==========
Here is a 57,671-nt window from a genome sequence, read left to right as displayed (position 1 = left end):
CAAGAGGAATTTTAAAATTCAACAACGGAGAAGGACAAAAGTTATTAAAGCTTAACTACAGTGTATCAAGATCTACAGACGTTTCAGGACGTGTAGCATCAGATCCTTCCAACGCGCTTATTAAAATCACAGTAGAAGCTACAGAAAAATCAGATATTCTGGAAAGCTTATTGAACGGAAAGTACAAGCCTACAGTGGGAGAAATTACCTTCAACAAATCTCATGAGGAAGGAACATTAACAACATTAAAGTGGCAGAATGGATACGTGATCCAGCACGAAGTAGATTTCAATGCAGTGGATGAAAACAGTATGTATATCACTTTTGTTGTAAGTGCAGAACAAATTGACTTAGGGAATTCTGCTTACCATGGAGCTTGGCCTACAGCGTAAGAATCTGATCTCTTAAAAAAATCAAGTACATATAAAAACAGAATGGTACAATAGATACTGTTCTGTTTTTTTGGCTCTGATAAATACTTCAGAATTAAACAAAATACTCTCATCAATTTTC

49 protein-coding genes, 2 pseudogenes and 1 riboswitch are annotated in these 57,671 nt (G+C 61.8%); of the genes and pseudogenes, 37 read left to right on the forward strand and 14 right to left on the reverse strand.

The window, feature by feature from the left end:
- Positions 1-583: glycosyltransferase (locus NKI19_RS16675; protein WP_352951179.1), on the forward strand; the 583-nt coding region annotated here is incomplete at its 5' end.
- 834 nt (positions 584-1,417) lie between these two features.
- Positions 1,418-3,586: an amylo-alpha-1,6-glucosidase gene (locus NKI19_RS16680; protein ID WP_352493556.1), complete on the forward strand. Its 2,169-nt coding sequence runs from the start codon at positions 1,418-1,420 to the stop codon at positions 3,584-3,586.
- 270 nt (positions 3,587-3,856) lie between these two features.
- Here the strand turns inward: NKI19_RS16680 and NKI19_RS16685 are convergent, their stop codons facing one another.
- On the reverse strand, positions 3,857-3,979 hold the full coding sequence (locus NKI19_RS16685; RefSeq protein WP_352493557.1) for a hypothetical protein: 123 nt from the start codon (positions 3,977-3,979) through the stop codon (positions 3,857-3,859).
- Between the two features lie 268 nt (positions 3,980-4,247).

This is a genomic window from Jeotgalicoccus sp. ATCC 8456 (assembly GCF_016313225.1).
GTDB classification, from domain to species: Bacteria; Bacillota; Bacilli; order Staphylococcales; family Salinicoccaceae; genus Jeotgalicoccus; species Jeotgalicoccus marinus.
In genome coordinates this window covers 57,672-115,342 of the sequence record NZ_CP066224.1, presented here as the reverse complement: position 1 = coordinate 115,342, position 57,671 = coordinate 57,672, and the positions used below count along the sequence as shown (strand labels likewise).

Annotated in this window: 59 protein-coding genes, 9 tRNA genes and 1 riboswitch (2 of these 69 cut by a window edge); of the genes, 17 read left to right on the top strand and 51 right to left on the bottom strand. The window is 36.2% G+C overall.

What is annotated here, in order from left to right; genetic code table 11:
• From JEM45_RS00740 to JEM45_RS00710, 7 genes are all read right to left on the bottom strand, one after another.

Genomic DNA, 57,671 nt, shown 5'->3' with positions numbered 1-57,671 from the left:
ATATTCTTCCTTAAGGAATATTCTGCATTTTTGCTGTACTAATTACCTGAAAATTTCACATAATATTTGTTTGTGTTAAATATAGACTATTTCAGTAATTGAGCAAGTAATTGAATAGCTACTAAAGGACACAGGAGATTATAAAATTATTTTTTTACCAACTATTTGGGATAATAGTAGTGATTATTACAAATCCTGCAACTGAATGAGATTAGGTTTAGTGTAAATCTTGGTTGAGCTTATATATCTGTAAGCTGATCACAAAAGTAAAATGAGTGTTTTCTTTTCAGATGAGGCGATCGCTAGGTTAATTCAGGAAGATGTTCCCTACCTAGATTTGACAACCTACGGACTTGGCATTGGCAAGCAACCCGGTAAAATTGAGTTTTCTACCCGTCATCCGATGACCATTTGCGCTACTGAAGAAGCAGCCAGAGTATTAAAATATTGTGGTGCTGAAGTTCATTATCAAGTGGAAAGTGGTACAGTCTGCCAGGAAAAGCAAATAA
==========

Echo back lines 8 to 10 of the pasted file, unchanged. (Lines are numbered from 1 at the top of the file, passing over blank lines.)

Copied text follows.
- 270 nt (positions 3,587-3,856) lie between these two features.
- Here the strand turns inward: NKI19_RS16680 and NKI19_RS16685 are convergent, their stop codons facing one another.
- On the reverse strand, positions 3,857-3,979 hold the full coding sequence (locus NKI19_RS16685; RefSeq protein WP_352493557.1) for a hypothetical protein: 123 nt from the start codon (positions 3,977-3,979) through the stop codon (positions 3,857-3,859).